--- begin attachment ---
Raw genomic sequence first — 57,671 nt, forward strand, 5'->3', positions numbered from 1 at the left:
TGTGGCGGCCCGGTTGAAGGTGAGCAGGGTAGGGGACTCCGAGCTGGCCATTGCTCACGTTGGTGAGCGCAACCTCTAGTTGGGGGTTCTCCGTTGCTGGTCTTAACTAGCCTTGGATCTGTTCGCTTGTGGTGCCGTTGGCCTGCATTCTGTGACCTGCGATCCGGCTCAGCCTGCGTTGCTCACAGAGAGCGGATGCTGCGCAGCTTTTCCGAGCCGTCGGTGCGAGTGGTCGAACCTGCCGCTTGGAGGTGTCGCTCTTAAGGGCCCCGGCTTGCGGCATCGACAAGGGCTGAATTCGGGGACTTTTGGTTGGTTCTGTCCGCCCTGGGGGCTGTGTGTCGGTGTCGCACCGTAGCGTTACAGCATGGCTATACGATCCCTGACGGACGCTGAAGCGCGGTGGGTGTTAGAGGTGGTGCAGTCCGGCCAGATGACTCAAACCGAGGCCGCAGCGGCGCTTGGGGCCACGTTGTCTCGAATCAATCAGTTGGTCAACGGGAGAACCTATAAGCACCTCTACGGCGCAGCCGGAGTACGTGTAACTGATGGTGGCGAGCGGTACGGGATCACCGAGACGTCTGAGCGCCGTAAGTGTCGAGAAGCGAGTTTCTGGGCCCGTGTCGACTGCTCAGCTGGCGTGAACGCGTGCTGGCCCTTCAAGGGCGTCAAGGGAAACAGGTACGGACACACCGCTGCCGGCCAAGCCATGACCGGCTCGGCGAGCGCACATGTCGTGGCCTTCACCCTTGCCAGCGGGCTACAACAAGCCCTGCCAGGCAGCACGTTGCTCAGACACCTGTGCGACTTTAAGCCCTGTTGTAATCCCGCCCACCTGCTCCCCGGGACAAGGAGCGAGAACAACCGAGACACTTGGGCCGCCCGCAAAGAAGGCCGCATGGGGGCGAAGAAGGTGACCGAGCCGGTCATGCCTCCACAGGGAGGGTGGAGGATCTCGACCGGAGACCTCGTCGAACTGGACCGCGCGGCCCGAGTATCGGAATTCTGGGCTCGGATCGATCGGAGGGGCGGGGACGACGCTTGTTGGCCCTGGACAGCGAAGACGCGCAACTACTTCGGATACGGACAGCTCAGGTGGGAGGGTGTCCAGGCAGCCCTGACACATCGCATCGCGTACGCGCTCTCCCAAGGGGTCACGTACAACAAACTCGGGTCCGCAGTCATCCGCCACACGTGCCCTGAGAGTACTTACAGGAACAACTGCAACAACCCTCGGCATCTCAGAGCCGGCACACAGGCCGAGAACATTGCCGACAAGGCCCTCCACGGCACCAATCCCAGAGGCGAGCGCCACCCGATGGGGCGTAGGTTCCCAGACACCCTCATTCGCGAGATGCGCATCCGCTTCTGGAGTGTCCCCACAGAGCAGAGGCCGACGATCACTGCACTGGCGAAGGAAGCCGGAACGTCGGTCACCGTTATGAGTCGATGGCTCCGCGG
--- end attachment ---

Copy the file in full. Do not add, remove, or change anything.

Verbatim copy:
Raw genomic sequence first — 57,671 nt, forward strand, 5'->3', positions numbered from 1 at the left:
TGTGGCGGCCCGGTTGAAGGTGAGCAGGGTAGGGGACTCCGAGCTGGCCATTGCTCACGTTGGTGAGCGCAACCTCTAGTTGGGGGTTCTCCGTTGCTGGTCTTAACTAGCCTTGGATCTGTTCGCTTGTGGTGCCGTTGGCCTGCATTCTGTGACCTGCGATCCGGCTCAGCCTGCGTTGCTCACAGAGAGCGGATGCTGCGCAGCTTTTCCGAGCCGTCGGTGCGAGTGGTCGAACCTGCCGCTTGGAGGTGTCGCTCTTAAGGGCCCCGGCTTGCGGCATCGACAAGGGCTGAATTCGGGGACTTTTGGTTGGTTCTGTCCGCCCTGGGGGCTGTGTGTCGGTGTCGCACCGTAGCGTTACAGCATGGCTATACGATCCCTGACGGACGCTGAAGCGCGGTGGGTGTTAGAGGTGGTGCAGTCCGGCCAGATGACTCAAACCGAGGCCGCAGCGGCGCTTGGGGCCACGTTGTCTCGAATCAATCAGTTGGTCAACGGGAGAACCTATAAGCACCTCTACGGCGCAGCCGGAGTACGTGTAACTGATGGTGGCGAGCGGTACGGGATCACCGAGACGTCTGAGCGCCGTAAGTGTCGAGAAGCGAGTTTCTGGGCCCGTGTCGACTGCTCAGCTGGCGTGAACGCGTGCTGGCCCTTCAAGGGCGTCAAGGGAAACAGGTACGGACACACCGCTGCCGGCCAAGCCATGACCGGCTCGGCGAGCGCACATGTCGTGGCCTTCACCCTTGCCAGCGGGCTACAACAAGCCCTGCCAGGCAGCACGTTGCTCAGACACCTGTGCGACTTTAAGCCCTGTTGTAATCCCGCCCACCTGCTCCCCGGGACAAGGAGCGAGAACAACCGAGACACTTGGGCCGCCCGCAAAGAAGGCCGCATGGGGGCGAAGAAGGTGACCGAGCCGGTCATGCCTCCACAGGGAGGGTGGAGGATCTCGACCGGAGACCTCGTCGAACTGGACCGCGCGGCCCGAGTATCGGAATTCTGGGCTCGGATCGATCGGAGGGGCGGGGACGACGCTTGTTGGCCCTGGACAGCGAAGACGCGCAACTACTTCGGATACGGACAGCTCAGGTGGGAGGGTGTCCAGGCAGCCCTGACACATCGCATCGCGTACGCGCTCTCCCAAGGGGTCACGTACAACAAACTCGGGTCCGCAGTCATCCGCCACACGTGCCCTGAGAGTACTTACAGGAACAACTGCAACAACCCTCGGCATCTCAGAGCCGGCACACAGGCCGAGAACATTGCCGACAAGGCCCTCCACGGCACCAATCCCAGAGGCGAGCGCCACCCGATGGGGCGTAGGTTCCCAGACACCCTCATTCGCGAGATGCGCATCCGCTTCTGGAGTGTCCCCACAGAGCAGAGGCCGACGATCACTGCACTGGCGAAGGAAGCCGGAACGTCGGTCACCGTTATGAGTCGATGGCTCCGCGG